Well, of course, movement of persons (especially non-skilled workers) is not usually covered by ASEAN FTAs. Furthermore, as the experience of the Philippines during last year’s disputes with China showed, even the existence of FTA obligations does not prevent one party (China) from imposing unofficial blocks on trade in goods with another FTA party (the Philippines).  For example, China imposed phytosanitary barriers on the importation of Philippine bananas, which arguably contravened the ASEAN-China FTA.  Yet without going to dispute resolution, the Philippines would have little means to seek relief; since no party has ever invoked dispute resolution under an ASEAN FTA, including the ASEAN Trade in Goods Agreement (ATIGA), the likelihood of that is relatively remote (although the Philippines has shown willingness to seek international arbitration, such as through its recent request for arbitration on the South China Sea dispute through the UN Convention on the Law of the Sea).

Taiwan’s other major interaction with an ASEAN member last week was much happier. Singapore and Taiwan announced the signing of the Agreement between Singapore and the Separate Customs Territory of Taiwan, Penghu, Kinmen and Matsu on Economic Partnership (ASTEP), e.g., the Singapore-Taiwan FTA.  This represents the first FTA for Taiwan with an ASEAN country and its first major FTA since signing the Economic Framework Cooperation Agreement (ECFA) with China in 2010. The ASTEP will cover trade in goods, trade in services, investment, dispute settlement, e-commerce, government procurement and customs procedures.  The key benefits for Taiwan will be better market access for services, such as for its banks, as well as improved investment protection.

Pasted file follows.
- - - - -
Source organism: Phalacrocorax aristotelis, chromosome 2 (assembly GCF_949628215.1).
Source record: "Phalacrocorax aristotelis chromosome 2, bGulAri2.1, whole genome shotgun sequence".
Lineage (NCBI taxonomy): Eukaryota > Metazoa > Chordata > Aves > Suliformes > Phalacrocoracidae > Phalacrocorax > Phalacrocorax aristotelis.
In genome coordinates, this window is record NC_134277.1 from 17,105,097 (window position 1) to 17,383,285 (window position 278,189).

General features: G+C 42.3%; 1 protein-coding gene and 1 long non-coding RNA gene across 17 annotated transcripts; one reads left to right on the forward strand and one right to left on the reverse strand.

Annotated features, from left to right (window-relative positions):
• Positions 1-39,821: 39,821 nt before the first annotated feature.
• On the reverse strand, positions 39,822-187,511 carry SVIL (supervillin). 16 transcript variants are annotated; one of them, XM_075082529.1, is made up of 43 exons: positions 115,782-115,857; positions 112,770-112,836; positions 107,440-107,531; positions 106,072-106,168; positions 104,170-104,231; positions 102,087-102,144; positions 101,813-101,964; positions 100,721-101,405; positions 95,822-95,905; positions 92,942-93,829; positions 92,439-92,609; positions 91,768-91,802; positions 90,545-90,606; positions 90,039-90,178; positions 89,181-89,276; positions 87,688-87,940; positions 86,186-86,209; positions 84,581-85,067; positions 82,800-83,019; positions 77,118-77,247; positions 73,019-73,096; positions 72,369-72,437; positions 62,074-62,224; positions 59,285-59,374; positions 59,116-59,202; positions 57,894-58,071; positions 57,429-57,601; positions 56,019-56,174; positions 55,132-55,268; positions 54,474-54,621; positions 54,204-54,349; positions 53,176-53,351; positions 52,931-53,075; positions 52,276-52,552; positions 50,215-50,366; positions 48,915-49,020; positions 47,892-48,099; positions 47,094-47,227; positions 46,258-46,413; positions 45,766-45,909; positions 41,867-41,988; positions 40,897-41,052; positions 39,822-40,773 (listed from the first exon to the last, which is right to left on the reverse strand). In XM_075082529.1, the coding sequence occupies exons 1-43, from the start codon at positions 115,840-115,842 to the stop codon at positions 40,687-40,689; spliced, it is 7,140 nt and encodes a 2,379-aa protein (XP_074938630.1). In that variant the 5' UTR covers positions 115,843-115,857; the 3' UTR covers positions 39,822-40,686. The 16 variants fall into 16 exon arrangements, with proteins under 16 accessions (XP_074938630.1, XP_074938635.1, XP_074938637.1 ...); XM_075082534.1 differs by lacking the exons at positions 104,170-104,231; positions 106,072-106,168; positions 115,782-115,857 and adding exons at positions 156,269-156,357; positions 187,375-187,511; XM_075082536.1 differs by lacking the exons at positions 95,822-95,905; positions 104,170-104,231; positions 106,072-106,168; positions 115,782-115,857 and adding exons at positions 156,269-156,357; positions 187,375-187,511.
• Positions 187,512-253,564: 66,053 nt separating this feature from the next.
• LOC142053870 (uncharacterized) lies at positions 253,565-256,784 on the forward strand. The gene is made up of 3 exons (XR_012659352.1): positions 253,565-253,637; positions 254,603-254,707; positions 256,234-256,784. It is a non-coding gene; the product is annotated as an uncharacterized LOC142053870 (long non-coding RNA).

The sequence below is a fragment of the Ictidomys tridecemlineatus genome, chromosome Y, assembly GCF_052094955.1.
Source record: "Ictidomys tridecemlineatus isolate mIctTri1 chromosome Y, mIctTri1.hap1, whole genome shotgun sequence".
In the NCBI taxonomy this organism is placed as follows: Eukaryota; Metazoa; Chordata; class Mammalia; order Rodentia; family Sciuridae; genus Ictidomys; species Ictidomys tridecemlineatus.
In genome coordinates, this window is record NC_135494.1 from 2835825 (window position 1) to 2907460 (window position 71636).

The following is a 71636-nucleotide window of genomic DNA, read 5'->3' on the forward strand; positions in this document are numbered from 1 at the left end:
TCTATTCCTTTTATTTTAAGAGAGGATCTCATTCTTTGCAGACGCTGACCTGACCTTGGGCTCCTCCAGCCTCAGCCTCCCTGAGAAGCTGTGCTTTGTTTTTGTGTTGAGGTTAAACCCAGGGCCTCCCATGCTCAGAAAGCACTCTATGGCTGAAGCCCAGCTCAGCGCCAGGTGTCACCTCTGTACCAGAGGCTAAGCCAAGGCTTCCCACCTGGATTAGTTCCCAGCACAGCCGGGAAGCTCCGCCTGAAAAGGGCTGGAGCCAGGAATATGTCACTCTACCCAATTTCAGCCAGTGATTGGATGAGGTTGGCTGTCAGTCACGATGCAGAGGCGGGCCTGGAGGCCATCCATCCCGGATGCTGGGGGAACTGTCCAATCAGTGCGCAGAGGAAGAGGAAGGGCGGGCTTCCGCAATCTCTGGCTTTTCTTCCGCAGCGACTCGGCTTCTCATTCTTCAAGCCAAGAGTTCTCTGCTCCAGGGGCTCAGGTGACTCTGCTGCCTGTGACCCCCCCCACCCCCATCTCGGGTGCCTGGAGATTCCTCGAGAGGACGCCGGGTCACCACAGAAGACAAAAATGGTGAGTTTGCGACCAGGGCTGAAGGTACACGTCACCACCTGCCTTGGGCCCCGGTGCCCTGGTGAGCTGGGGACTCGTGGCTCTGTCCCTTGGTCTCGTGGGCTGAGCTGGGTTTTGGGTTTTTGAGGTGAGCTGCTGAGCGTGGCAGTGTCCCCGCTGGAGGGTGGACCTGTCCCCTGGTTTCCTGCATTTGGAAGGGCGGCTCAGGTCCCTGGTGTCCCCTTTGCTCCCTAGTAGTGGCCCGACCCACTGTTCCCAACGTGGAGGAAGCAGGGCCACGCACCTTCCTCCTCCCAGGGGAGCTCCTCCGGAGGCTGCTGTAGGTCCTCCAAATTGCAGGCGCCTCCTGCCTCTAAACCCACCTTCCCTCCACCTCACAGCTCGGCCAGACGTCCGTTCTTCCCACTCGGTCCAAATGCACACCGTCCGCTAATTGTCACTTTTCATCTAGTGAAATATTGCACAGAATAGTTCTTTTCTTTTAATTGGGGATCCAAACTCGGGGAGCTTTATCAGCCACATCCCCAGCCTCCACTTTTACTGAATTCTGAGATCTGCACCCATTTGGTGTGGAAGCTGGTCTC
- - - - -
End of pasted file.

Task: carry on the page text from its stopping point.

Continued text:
ASTEP thus fulfills a major promise of the Ma government in Taiwan regarding the ECFA, namely that normalizing economic relations with the mainland would end Chinese objections to Taiwan’s entering into FTAs with other countries.  ASTEP also serves as a template for Taiwan FTAs with other ASEAN members which are major destinations for Taiwanese investors, such as Malaysia, Thailand, Indonesia, Vietnam and, of course, the Philippines.  A more generalized ASEAN-Taiwan FTA will likely have to wait for the completion of the Regional Economic Comprehensive Partnership (RCEP) talks by end 2015 since (1) there would no be no point for ASEAN to conclude a bilateral FTA that would be superseded by the RCEP and (2) China would not want Taiwan to have terms that would be significantly different than what it would get under RCEP. 

In any event, ASTEP is a very positive step (pun intended) for Taiwan, which will hopefully help Taiwan get into the FTA game in Asia.

Friday, May 17, 2013

ASEAN to Bid for 2034 World Cup

It looks like the ASEAN countries are going to mount a joint bid for the football (soccer) World Cup.  However, instead of bidding for the 2030 championship, the bid will target the 2034 edition.  

I've posted on this previously here and here.  I still think this is a great idea, and perhaps one of the few ASEAN projects that would capture the imagination of a football-mad ASEAN population.  I agree that allegations of match-fixing must be resolved and organizational infrastructure must be improved greatly, but I don't think the World Cup is a waste of time

These "soft" projects, like the Eurovision contest, help make regional institutions "real" and relevant to their nationals.  Also, as I explained in earlier posts, the sheer effort required to host the World Cup would incentivize the formation of the ASEAN Economic Community, galvanizing the efforts needed to take place beyond the end 2015 deadline.  The 2034 date may seem quite far in the future, but it is a realistic date both for the World Cup and for realizing a fully functioning AEC.

The ASEAN sports ministers will meet on June 19 to discuss the bid. Let's hope they sign off  on it.